The incomparable J. A. Jance returns with a powerful tale that explores the darkest corners of human nature, revealing the grievous injuries inflicted behind locked doors, the unseen wounds that bleed and destroy and never heal ... The heat is a killer in Cochise County, Arizona, with temperatures over 100 degrees. In the suffocating stillness of an airless trailer, a woman is lying dead, a bullet hole in her chest. Why someone would murder a harmless loner with a soft spot for stray dogs is only one of the questions nagging at the local police; another is why the killer used an eighty-five-year-old bullet, fired from the same weapon that slaughtered two other women who were discovered bound, naked, and gruesomely posed on the remote edge of a rancher's land. The slayings are as oppressive as the blistering heat for Sheriff Joanna Brady, who must shoulder the added double burden of a brutal reelection campaign and major developments on the home front.
In a fine addition to a lively series, bestseller Jance's ninth after last year's Partners in Crime, Arizona sheriff Joanna Brady once again juggles police work and her complicated personal schedule with �lan. It's the Fourth of July, and Brady is racing from event to event, unofficially campaigning for reelection, when she learns that a woman has been found dead in a mobile home, surrounded by 17 dead dogs. The dogs died of the blazing desert heat, but Carol Mossman was shot. Then Brady gets the news that two female bodies have been turned up in a nearby county in New Mexico. Ballistics reveal that the same gun was used in both crimes. Meanwhile, Brady and her husband are delighted to learn that she's pregnant. Morning sickness and eating aversions play a larger role in Brady's day than she would like, but she struggles on with the minutiae of a sheriff's life. Clues to the three murders are slow in coming, but eventually Brady learns that Carol's father Ed Mossman belonged to a cult called the Brethren for many years, and the two women who were murdered in New Mexico were in the midst of producing a report on the publicity-shy Brethren. Joanna begins to understand that the more she learns about the Mossman family and this group, the closer she'll be to solving the murders. Joanna Brady's life is never simple, always busy, and full of questions large and small about human nature. (One-day laydown July 22) FYI: There are more than 10 million copies of Jance's titles in print. Copyright 2003 Reed Business Information. -- PUBLISHERS WEEKLY.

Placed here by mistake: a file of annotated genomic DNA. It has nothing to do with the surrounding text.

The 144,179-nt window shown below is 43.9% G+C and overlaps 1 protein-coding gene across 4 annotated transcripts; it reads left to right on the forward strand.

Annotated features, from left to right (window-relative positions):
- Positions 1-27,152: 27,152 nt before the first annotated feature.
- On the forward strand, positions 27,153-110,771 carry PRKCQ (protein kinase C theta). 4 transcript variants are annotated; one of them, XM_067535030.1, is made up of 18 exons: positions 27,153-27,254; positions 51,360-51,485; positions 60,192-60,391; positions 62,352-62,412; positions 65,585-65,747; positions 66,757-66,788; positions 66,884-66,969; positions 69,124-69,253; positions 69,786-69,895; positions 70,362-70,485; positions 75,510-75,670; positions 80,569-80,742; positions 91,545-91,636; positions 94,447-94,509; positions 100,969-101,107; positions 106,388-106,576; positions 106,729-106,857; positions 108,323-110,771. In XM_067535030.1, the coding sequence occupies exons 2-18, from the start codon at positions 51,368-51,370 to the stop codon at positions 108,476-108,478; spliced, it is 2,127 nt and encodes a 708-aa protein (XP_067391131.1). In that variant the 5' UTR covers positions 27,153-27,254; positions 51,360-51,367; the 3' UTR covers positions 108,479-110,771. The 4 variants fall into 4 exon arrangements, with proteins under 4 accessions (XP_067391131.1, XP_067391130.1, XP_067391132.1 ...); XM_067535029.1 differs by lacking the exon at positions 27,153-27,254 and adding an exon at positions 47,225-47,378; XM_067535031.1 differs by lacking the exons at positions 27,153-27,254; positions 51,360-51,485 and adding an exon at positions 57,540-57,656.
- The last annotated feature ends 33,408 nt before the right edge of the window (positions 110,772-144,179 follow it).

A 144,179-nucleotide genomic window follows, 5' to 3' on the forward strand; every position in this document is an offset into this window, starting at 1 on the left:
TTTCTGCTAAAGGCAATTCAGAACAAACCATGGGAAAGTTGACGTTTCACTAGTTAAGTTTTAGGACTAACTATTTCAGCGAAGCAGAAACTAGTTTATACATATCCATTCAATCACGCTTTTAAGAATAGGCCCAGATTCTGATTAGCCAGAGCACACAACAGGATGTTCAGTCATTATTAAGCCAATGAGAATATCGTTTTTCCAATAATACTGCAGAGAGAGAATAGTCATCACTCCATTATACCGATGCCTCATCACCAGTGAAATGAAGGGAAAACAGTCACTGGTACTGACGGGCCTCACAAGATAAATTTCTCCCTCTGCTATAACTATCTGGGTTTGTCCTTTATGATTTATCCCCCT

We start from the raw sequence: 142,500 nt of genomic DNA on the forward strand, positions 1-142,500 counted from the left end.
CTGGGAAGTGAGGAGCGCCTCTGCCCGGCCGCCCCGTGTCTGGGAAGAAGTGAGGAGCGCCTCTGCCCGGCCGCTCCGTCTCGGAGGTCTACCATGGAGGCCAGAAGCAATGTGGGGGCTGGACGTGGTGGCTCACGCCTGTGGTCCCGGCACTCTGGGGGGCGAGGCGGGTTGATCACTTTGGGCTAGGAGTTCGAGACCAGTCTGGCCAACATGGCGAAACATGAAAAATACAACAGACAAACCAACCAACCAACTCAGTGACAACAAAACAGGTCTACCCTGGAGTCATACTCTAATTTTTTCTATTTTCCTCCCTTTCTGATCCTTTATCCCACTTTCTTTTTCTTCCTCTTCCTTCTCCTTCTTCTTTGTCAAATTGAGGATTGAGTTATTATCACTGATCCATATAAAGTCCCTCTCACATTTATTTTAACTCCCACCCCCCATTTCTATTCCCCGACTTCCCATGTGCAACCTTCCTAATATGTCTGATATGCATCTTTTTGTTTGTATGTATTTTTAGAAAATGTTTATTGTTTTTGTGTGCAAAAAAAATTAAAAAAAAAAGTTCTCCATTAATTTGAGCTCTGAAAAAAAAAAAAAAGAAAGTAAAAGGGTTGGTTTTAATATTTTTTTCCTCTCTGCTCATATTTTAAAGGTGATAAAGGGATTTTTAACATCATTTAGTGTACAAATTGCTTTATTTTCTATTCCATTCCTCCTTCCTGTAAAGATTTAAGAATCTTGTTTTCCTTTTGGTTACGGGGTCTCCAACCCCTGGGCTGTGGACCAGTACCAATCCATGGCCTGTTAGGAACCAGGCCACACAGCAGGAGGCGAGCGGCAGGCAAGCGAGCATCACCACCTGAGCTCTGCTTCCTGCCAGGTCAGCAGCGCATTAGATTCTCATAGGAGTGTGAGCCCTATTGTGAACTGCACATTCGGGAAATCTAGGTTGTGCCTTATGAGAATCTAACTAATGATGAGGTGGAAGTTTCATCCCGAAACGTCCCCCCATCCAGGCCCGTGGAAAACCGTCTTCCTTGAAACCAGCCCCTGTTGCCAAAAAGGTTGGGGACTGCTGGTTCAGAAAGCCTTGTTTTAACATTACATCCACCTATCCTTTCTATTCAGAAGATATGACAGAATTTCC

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July 27, 2004
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Excerpt from Exit Wounds by J.A. Jance
Late on Tuesday afternoon, Sheriff Joanna Brady sat at her desk, stared at the pages of her calendar, and knew that Butch Dixon, her husband, was absolutely right. She was overbooked. When he had mentioned it at breakfast that morning, she had done the only reasonable thing and denied it completely.
Coffeepot in hand, Butch had stood looking at the week's worth of calendar he had finally convinced Joanna to copy and tape to the refrigerator door in a vain attempt at keeping track of her comings and goings.
"Two parades on Friday?" he had demanded, studying the two pages of copied calendar entries she had just finished posting. "According to this, the parades are followed by appearances at two community picnics." Butch shook his head. "And you still think you'll be at the fairgrounds in time for Jenny's barrel-racing event, which will probably start right around four? You're nuts, Joey," he concluded after a pause. "Totally round the bend. Or else you've picked up a clone without telling me about it."
"Don't worry," she told him. "I'll be fine."
Butch had poured coffee and said nothing more. Now, though, late in the afternoon and after putting in a full day's work, Joanna studied her marathon schedule and worried that maybe Butch was right. How would she cover all those bases?
The Fourth of July had always been one of Joanna's favorite holidays. She loved going to the parade, hosting or attending a backyard barbecue, and then ending the evening in town watching Bisbee's community fireworks display.